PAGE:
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Samuel C. Fletcher (2012). What Counts as a Newtonian System? The View From Norton’s Dome.

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  1.  3
    Minimal Approximations and Norton’s Dome.Samuel C. Fletcher - forthcoming - Synthese.
    In this note, I apply Norton’s (Philos Sci 79(2):207–232, 2012) distinction between idealizations and approximations to argue that the epistemic and inferential advantages often taken to accrue to minimal models (Batterman in Br J Philos Sci 53:21–38, 2002) could apply equally to approximations, including “infinite” ones for which there is no consistent model. This shows that the strategy of capturing essential features through minimality extends beyond models, even though the techniques for justifying this extended strategy remain similar. As an application (...)
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  2.  3
    Some Surprising Instabilities in Idealized Dynamical Systems.Jon Pérez Laraudogoitia - forthcoming - Synthese.
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  3.  42
    Conceptual Fragmentation and the Rise of Eliminativism.Henry Taylor & Peter Vickers - 2017 - European Journal for Philosophy of Science 7 (1):17-40.
    Pluralist and eliminativist positions have proliferated within both science and philosophy of science in recent decades. This paper asks the question why this shift of thinking has occurred, and where it is leading us. We provide an explanation which, if correct, entails that we should expect pluralism and eliminativism to transform other debates currently unaffected, and for good reasons. We then consider the question under what circumstances eliminativism will be appropriate, arguing that it depends not only on the term in (...)
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  4.  62
    Similarity, Topology, and Physical Significance in Relativity Theory.Samuel C. Fletcher - 2016 - British Journal for the Philosophy of Science 67 (2):365-389.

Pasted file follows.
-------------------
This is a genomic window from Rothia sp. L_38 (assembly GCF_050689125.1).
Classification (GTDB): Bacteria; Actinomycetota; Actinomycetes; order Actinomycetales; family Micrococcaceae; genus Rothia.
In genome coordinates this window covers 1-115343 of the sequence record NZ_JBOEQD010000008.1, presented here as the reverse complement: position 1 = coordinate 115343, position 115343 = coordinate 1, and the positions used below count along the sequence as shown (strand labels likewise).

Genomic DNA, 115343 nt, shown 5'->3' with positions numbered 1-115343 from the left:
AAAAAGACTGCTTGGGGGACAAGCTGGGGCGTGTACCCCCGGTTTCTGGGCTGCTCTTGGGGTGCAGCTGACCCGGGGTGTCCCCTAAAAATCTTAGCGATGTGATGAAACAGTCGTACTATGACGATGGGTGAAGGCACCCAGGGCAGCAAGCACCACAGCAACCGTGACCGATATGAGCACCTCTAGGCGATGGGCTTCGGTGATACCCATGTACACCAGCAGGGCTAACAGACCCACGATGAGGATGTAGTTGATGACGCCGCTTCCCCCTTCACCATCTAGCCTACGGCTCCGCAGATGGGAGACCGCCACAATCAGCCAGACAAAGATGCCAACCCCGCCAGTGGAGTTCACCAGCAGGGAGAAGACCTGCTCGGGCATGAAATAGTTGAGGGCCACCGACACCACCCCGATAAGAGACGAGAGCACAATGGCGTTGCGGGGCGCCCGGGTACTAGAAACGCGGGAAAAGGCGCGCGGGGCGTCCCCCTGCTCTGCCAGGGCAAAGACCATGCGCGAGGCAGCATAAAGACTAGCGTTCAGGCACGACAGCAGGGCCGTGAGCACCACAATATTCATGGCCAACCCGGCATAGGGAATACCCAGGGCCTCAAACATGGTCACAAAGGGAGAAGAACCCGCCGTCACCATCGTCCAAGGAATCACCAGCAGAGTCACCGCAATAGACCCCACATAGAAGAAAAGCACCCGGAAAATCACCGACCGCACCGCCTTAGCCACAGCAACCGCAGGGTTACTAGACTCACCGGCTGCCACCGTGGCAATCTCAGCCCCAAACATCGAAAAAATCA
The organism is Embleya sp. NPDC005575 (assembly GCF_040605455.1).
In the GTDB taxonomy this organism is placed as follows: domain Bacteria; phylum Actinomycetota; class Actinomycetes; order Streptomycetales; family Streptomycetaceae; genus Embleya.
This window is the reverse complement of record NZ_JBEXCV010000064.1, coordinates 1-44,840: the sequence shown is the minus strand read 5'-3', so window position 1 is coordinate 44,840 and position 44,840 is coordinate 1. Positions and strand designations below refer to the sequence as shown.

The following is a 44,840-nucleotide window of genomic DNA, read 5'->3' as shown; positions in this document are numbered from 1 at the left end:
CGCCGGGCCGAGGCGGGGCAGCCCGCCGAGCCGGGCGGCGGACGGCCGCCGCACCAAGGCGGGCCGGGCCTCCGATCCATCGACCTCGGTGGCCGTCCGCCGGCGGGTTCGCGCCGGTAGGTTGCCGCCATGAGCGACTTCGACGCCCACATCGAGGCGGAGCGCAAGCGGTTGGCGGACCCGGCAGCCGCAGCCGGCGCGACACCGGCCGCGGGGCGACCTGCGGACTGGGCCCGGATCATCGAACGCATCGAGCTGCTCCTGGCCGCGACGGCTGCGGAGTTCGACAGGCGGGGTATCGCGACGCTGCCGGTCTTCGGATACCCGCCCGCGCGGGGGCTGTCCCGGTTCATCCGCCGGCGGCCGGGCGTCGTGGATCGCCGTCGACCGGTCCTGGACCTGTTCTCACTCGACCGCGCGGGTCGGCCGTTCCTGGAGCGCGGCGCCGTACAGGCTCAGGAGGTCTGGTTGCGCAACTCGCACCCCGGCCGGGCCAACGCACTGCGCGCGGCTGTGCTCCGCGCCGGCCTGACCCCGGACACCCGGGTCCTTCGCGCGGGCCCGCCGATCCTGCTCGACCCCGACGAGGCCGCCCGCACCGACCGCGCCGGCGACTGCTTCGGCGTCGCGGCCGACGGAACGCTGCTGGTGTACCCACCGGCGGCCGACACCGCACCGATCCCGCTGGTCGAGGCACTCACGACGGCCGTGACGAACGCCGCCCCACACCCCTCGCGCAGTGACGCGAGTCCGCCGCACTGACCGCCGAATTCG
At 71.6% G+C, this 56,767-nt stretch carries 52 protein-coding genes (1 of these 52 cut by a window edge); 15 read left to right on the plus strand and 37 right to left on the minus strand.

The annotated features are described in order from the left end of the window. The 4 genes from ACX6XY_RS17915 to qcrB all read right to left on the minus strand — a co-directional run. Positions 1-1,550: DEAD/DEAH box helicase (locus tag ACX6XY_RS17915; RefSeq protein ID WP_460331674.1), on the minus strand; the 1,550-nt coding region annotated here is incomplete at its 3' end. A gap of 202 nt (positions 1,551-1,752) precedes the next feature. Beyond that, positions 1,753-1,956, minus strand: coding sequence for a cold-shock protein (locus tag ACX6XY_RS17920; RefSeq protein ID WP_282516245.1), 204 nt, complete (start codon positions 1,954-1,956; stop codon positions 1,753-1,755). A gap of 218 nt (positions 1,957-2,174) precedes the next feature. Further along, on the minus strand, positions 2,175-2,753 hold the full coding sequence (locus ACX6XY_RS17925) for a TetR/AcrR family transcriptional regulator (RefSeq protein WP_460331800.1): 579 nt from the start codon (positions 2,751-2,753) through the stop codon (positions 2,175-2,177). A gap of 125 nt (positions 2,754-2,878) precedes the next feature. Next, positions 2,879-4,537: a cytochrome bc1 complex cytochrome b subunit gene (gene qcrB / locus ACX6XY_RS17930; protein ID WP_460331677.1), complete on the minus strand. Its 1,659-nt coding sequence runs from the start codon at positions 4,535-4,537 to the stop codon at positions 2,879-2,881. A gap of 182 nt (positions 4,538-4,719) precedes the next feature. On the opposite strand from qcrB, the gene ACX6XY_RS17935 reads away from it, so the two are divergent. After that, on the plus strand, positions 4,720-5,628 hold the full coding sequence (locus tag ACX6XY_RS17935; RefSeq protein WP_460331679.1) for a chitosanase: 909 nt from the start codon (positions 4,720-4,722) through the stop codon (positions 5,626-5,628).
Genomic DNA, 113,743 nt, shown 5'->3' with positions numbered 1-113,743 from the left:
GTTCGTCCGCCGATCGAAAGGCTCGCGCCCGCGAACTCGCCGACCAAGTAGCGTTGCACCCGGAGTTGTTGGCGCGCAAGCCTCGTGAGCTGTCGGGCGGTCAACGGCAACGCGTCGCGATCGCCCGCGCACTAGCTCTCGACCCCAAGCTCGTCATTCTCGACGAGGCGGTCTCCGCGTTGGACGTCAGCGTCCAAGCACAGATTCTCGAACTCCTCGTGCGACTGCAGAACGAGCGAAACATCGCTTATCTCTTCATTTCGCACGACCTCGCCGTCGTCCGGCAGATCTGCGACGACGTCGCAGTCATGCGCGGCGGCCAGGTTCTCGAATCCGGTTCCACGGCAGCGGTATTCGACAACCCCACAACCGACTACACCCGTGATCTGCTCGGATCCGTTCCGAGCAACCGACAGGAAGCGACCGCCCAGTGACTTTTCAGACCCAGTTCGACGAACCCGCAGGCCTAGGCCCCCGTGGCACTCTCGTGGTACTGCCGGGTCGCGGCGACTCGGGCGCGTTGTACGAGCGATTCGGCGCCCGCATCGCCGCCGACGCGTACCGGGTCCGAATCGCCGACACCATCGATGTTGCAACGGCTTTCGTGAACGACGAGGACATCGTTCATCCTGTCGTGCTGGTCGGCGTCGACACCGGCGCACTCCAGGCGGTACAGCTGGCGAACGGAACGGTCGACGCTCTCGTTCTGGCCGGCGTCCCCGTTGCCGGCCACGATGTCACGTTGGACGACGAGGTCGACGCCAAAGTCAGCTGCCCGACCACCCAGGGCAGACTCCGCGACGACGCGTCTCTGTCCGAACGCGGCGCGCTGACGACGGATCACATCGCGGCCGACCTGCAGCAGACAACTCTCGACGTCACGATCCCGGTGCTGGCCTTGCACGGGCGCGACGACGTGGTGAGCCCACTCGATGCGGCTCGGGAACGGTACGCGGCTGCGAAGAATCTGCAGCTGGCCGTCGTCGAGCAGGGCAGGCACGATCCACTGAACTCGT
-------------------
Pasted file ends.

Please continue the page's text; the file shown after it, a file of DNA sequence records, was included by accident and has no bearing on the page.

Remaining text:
Stephen Hawking, among others, has proposed that the topological stability of a property of space-time is a necessary condition for it to be physically significant. What counts as stable, however, depends crucially on the choice of topology. Some physicists have thus suggested that one should find a canonical topology, a single ‘right’ topology for every inquiry. While certain such choices might be initially motivated, some little-discussed examples of Robert Geroch and some propositions of my own show that the main candidates—and (...)
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  5.  45
    Who Let the Demon Out? Laplace and Boscovich on Determinism.Boris Kožnjak - 2015 - Studies in History and Philosophy of Science Part A 51:42-52.
    In this paper, I compare Pierre-Simon Laplace's celebrated formulation of the principle of determinism in his 1814 Essai philosophique sur les probabilités with the formulation of the same principle offered by Roger Joseph Boscovich in his Theoria philosophiae naturalis, published 56 years earlier. This comparison discloses a striking general similarity between the two formulations of determinism as well as certain important differences. Regarding their similarities, both Boscovich's and Laplace's conceptions of determinism involve two mutually interdependent components—ontological and epistemic—and they are (...)
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    The Norton Dome and the Nineteenth Century Foundations of Determinism.Marij van Strien - 2014 - Journal for General Philosophy of Science / Zeitschrift für Allgemeine Wissenschaftstheorie 45 (1):167-185.
    The recent discovery of an indeterministic system in classical mechanics, the Norton dome, has shown that answering the question whether classical mechanics is deterministic can be a complicated matter. In this paper I show that indeterministic systems similar to the Norton dome were already known in the nineteenth century: I discuss four nineteenth century authors who wrote about such systems, namely Poisson, Duhamel, Boussinesq and Bertrand. However, I argue that their discussion of such systems was very different from the contemporary (...)
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